A large and well known campaigning organisation had an IT department with several people, comprehensive back up procedures and an air of confidence even after the new main server crashed and took all the data with it. They had back ups, everything would be OK. Most things were OK and were up and running again within a day. But one key system (used for the administration of a large proportion of the organisation's fundraising income) was not OK. This system had recently been moved on to the new server, probably in a hurry, and the back ups had not been set up correctly. Worse, even the back ups from the old server (several weeks old, but at least it would have been something) would not restore. No-one had ever tested whether the back ups on that old server could actually be restored and used. In fact, for this particular fundraising system, there was a flaw in the back up. Result: misery for many weeks

Backing up - get the basics right

There are three big lessons from those two horror stories:

  • There is no such thing as "not having enough budget to be equipped to back up". If there isn't enough budget for back ups, there isn't enough budget for a computer and/or there isn't enough budget for staff to work on the computer. There is simply no point investing money in IT and investing effort in running a system if you are going to put all of that investment at undue risk by not backing up.
  • Make sure you are backing up all of your data files - it is easy to overlook the one system that runs on another machine or the system whose data is stored in a separate partition on your hard drive.
  • Regularly ensure that your back ups are effective by testing that you can restore the system from the back ups. Most of us (if we are lucky) take back ups for years without ever really needing to use them, but you need to know that if you ever did need to use them that they really work. Do not confuse running verification routines (which often come as part of back up software - these are useful but only part of the story) with actually testing your ability to restore.
  • Make sure that you have back ups off site, to mitigate the risk of a physical disaster destroying the backup as well as the main storage. The use of wide area networking and/or application service providers (ASP's - see chapter 3)can help you to achieve practical solutions for off-site backup.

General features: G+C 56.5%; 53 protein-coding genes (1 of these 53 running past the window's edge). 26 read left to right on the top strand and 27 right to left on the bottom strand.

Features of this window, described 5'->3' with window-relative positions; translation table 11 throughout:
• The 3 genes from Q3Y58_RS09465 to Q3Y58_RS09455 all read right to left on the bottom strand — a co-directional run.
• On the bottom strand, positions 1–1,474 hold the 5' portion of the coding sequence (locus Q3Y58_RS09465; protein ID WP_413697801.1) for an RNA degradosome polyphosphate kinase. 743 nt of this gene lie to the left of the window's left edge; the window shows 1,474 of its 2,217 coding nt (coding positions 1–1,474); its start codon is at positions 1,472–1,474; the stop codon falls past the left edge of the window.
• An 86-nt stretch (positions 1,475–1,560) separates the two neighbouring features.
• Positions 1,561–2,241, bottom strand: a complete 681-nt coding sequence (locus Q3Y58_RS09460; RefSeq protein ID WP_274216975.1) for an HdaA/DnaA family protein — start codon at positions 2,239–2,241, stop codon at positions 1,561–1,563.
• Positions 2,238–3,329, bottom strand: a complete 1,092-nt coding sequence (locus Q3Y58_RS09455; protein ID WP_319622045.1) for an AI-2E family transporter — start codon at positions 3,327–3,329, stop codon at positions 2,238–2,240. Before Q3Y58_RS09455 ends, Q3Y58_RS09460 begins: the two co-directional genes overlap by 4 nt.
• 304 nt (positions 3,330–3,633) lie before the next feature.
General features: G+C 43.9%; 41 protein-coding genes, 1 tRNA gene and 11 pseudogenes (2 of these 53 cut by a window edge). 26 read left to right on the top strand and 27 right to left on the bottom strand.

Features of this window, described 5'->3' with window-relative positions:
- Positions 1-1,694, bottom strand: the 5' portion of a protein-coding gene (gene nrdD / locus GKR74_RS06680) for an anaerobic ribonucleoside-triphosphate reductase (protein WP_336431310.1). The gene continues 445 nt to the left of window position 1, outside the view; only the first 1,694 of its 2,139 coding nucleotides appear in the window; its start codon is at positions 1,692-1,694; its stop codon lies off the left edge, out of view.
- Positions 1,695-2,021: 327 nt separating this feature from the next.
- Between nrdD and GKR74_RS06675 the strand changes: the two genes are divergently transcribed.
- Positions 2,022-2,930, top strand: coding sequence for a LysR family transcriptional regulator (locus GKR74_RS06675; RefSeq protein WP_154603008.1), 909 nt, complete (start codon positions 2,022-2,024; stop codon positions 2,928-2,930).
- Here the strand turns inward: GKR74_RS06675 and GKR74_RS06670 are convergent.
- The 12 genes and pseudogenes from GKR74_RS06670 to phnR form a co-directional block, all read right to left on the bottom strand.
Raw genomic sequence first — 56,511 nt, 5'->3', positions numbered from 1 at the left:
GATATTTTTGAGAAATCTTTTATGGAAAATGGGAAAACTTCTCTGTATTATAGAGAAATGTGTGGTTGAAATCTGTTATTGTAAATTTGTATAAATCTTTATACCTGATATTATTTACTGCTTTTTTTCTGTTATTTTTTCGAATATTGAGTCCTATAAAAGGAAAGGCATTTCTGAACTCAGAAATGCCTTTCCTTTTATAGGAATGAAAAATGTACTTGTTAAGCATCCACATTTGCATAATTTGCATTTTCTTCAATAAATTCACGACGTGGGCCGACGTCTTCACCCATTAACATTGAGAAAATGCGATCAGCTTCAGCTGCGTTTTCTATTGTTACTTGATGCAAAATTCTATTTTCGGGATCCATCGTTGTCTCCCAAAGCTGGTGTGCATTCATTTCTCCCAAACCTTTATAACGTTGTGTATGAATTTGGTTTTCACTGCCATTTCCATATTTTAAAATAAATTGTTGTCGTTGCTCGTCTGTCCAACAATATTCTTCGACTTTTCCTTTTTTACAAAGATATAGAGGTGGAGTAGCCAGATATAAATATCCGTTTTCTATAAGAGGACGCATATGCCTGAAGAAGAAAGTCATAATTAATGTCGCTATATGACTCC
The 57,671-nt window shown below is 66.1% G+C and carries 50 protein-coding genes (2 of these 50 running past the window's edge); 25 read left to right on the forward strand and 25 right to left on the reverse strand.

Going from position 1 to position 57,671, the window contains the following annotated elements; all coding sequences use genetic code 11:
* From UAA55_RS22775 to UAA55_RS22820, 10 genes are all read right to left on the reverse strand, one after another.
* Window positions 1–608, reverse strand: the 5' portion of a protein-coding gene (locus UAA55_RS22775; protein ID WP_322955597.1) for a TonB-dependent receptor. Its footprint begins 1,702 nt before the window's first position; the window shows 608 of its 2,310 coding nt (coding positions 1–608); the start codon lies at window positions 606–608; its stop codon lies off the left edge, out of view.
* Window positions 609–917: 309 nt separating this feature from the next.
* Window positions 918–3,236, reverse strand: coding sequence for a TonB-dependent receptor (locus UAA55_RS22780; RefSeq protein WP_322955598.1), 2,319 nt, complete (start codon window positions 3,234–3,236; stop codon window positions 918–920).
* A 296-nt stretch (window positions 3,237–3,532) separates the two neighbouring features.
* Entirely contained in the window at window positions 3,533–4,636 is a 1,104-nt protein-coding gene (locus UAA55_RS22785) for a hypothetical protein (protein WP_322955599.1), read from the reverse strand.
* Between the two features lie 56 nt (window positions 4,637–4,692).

• Backing up is not fun. But it is an essential risk management practice and almost all of the very worst imaginable IT disasters can be largely avoided if you have backed up properly.

The following checklist should help you to get your back ups right. Again, check each risk area under the headings 'assessments, impact and mitigation', 'severity' and 'likelihood'. Larger not-for-profit organisations should develop more comprehensive and specific back up checklists and procedures, but the following should form a good starting point even for larger organisations.

Table 9.7.1 Back Up Checklist - What you are backing up
Risk area Assessment, impact and mitigation Severity Likelihood
Do you have up to date inventory of all of your computer equipment?
Do you know where all the programs and data are stored?
Do you know which files you need to back up in order to avoid loss of records and/or to avoid losing the ability to function?
Table 9.7.2 Back Up Checklist - How you are backing up
Risk area Assessment, impact and mitigation Severity Likelihood
Are you backing up frequently enough?
Do you have appropriate back up devices and media for those devices?
Are you logging the back ups?
Is someone checking that you following proper procedures each time you back up?
Do you verify you back ups?
Are some or all of your back ups taken off site?